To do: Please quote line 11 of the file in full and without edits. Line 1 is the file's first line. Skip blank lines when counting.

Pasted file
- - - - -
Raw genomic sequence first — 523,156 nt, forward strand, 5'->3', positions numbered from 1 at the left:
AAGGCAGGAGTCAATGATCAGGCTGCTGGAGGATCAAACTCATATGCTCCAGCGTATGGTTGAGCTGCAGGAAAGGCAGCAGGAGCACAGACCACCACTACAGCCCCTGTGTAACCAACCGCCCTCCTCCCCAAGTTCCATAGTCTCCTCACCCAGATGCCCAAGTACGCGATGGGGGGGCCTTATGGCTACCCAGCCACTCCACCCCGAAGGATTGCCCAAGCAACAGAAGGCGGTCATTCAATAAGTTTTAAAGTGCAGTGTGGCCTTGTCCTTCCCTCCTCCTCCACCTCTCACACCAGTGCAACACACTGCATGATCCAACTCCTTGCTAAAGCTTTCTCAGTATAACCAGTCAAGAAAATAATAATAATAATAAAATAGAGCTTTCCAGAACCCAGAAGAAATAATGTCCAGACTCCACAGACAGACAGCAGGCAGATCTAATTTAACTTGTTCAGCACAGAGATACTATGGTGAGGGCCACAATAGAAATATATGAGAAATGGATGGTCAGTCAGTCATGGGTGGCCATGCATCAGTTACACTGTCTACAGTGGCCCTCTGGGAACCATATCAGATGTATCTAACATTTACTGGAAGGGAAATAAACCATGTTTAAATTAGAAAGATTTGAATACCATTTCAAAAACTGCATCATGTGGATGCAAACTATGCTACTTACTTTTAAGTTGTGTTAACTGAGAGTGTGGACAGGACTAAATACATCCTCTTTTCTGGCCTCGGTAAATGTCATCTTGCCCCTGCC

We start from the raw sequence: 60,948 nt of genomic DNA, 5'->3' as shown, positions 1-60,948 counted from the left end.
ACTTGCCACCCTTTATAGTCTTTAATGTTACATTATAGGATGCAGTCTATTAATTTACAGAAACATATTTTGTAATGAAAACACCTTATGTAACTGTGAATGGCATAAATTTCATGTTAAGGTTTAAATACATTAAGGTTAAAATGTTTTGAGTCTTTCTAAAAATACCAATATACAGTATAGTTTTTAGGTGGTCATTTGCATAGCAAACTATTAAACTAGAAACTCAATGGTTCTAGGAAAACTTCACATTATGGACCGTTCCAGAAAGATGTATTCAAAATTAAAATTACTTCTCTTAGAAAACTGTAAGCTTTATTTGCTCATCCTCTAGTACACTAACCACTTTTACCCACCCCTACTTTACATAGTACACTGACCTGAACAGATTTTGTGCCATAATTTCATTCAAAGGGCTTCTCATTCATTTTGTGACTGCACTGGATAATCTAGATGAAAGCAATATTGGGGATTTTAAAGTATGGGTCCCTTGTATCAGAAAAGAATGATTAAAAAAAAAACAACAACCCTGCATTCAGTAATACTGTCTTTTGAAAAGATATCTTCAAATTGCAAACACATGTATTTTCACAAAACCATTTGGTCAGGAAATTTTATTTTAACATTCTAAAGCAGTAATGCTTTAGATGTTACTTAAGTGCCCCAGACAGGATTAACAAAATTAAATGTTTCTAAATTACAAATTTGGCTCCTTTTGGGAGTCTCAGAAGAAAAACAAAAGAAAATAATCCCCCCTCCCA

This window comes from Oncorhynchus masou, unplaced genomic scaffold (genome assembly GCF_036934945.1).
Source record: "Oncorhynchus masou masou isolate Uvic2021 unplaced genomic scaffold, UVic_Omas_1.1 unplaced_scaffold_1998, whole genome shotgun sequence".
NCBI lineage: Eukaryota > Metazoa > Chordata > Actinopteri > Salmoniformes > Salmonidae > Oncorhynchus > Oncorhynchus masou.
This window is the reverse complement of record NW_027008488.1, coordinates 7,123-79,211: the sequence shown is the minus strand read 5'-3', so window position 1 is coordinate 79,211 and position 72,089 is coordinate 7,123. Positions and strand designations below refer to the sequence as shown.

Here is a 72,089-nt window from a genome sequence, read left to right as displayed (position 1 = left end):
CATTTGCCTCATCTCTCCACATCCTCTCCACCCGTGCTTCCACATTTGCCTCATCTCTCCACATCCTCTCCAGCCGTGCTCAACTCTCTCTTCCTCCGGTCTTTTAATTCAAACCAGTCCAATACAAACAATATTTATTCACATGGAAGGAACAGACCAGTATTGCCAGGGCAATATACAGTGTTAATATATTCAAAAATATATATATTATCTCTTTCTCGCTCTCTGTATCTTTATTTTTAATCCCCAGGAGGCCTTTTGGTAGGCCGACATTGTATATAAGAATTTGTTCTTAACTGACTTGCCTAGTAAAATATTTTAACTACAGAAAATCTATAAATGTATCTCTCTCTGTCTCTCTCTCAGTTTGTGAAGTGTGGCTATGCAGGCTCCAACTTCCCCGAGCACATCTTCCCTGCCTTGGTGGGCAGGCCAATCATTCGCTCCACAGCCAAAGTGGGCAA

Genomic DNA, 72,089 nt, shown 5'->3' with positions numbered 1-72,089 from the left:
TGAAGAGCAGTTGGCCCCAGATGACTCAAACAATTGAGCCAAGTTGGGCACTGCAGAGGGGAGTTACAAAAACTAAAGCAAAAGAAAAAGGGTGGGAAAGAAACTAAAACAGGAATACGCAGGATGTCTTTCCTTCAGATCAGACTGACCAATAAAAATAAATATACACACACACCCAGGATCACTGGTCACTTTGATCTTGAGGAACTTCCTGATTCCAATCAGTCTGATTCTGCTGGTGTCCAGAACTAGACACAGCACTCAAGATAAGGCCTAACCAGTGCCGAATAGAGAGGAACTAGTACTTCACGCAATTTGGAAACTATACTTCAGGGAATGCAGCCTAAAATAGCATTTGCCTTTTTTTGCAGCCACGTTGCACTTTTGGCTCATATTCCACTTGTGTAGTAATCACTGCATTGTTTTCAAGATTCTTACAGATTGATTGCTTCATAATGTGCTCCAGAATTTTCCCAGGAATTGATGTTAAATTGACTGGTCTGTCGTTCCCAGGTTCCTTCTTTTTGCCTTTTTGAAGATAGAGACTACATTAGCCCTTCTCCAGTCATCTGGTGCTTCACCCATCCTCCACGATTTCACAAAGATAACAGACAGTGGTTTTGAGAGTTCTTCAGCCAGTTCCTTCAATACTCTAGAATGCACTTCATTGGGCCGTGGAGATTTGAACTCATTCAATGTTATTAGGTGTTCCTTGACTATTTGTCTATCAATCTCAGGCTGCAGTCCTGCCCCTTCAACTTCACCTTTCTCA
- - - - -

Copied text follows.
Genomic DNA, 72,089 nt, shown 5'->3' with positions numbered 1-72,089 from the left: